Well medicine is based on scientific principles, but then again so are the trades. I wouldn't consider a surgeon to be a scientist for the same reason I wouldn't consider an auto mechanic to be a scientist; both professions just work with technology that was discovered by scientists and developed by engineers.
A physiologist is a scientist of the human body. A physician is a highly paid trades-worker who barely understands what a p-value is.
>>7772665 Kek. Bet none of you are in the health sciences. While it's true that many medical doctors are pure practitioners, there are also many who are doing research, especially those attached to research hospitals and universities. Many hold PhDs in addition to their MBBS. Clinical research is impossible without involvement of medical doctors.
>>7773097 >Just like repairing cars is not STEM, but engineering automobiles is STEM. Jesus you're clueless.
Techs are STEM you halfwit. That's the T which includes tech degrees
Your problem is you're trying to associate STEM with prestige. Being a labmonkey is not prestigious. The only prestigious part of STEM is E and even that barely holds its own against the big boys like Law and Medicine.
When people use the word STEM meaning useful and desirably degrees they aren't talking about M and they're only talking about the trade like degrees in S like geneticists, biotechnologist etc. since those actually get jobs that don't involve teaching high-school kids or serving alchohol.
>>7772394 of course medicine is NOT a part of STEM. it artificially prolongs the life of dim-witted mongoloids like you,OP, asking retarded meme questions. medicine practiced in the spirit of the good dr. mengele of greater germany however is a hard science.
>>7773247 wtf are you talking about? Law is cool, but it is severely overcrowded right now in most western countries. Every fuckboi thinks they're gonna be a lawyer.
I think all the good/respectable undergrad degrees and professional degrees are as follows. Not necessarily good money, but they at least contribute to society:
Law Medicine Physical Sciences like Geology, Physics, Chem, Biochem, etc. (I.E. NOT sociology or any of that bs) Engineering of most disciplines Math Comp Sci and all its sub disciplines Business and Economics (accounting and all that shit)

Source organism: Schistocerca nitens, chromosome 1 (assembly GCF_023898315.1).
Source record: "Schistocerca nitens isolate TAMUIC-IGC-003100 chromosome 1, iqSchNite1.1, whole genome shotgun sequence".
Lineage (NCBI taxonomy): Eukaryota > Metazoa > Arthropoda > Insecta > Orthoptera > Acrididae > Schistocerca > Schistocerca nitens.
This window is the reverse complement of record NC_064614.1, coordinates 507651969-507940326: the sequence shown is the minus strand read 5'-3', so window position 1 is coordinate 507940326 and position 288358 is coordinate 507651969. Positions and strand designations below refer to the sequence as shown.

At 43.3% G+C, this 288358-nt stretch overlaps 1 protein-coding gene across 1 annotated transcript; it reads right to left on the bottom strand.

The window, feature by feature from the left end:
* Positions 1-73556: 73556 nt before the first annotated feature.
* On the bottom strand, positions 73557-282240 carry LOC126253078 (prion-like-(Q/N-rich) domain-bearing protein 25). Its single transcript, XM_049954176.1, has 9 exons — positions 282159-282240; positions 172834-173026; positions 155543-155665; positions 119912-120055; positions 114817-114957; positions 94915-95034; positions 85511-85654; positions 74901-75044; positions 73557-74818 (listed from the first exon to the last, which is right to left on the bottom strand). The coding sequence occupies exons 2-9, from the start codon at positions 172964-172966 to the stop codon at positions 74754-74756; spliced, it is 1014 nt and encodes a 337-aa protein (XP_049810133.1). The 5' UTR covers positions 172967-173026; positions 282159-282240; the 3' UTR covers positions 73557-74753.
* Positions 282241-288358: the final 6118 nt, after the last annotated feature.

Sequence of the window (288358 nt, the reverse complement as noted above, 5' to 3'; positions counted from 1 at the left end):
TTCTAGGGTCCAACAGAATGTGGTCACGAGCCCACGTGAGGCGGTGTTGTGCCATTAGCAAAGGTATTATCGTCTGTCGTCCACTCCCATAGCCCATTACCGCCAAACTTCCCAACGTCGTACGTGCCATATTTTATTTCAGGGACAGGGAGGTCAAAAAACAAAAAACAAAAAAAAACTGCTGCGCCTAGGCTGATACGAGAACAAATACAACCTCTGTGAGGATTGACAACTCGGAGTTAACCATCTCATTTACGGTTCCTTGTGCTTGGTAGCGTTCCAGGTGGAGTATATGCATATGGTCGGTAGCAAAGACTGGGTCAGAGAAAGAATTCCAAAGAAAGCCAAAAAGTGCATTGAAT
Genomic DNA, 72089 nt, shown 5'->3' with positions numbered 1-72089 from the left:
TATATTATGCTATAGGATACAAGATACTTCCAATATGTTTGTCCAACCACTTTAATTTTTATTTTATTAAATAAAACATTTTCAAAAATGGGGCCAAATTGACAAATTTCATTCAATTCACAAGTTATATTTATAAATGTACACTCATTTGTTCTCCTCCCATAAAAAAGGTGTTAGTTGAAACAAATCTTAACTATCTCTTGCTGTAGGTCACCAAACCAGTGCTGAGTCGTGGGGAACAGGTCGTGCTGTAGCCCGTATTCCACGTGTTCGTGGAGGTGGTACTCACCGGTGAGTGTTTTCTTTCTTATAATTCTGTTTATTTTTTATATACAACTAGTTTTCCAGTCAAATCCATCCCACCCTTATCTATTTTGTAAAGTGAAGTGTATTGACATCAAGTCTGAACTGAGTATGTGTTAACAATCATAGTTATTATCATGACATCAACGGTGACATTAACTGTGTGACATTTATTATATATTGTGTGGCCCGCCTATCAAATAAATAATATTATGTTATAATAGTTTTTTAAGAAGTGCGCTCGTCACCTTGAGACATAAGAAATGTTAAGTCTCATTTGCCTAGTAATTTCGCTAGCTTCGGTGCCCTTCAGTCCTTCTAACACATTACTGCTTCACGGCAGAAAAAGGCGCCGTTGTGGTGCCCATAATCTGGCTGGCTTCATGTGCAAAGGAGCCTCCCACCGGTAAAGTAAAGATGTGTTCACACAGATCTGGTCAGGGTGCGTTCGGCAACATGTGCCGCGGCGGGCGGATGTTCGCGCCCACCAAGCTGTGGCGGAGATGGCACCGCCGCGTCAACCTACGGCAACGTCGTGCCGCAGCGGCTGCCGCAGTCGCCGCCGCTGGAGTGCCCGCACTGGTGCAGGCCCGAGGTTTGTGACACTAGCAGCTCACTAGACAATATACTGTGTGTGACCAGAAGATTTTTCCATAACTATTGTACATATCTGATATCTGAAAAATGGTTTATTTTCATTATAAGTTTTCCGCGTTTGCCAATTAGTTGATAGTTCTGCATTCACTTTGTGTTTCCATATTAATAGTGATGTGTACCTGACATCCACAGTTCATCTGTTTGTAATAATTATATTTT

Second Tier. These are majors that are kind of lame, but at least fill a role of sorts of society and the best in their fields are usually well off and make an important impact on society:
History Psychology Sociology Some Fine Arts Kinesiology Architecture
Shit tier. These shouldn't even be real majors. The only reason they exist is as a money grab by universities and so they can say that they offer XXX many programs.
African/Indigenous Studies Jewish/Religious studies Women Studies Drama and film studies Hotel management and tourism Food sciences Human/development sciences (aka sociology for those who were even too stupid for that).
^These should not be legally allowed to exist. Their only purpose is to take easy money from stupid chicks who dont realize they can't get a job with it.
There used to be though. When you work in a hotel you are directly working for a billionaire and if you are managing their entire hotel then you will always get over 6 figures.
As the hotel industry grew, more retards (read: people who can't into STEM) realized this by reading magazine articles that were funded by the same billionaires so that they can start paying their hotel managers less and immediately thought 'I want six figures but I am a dumbfuck. This is the place for me' and now every retard has a business or management degree.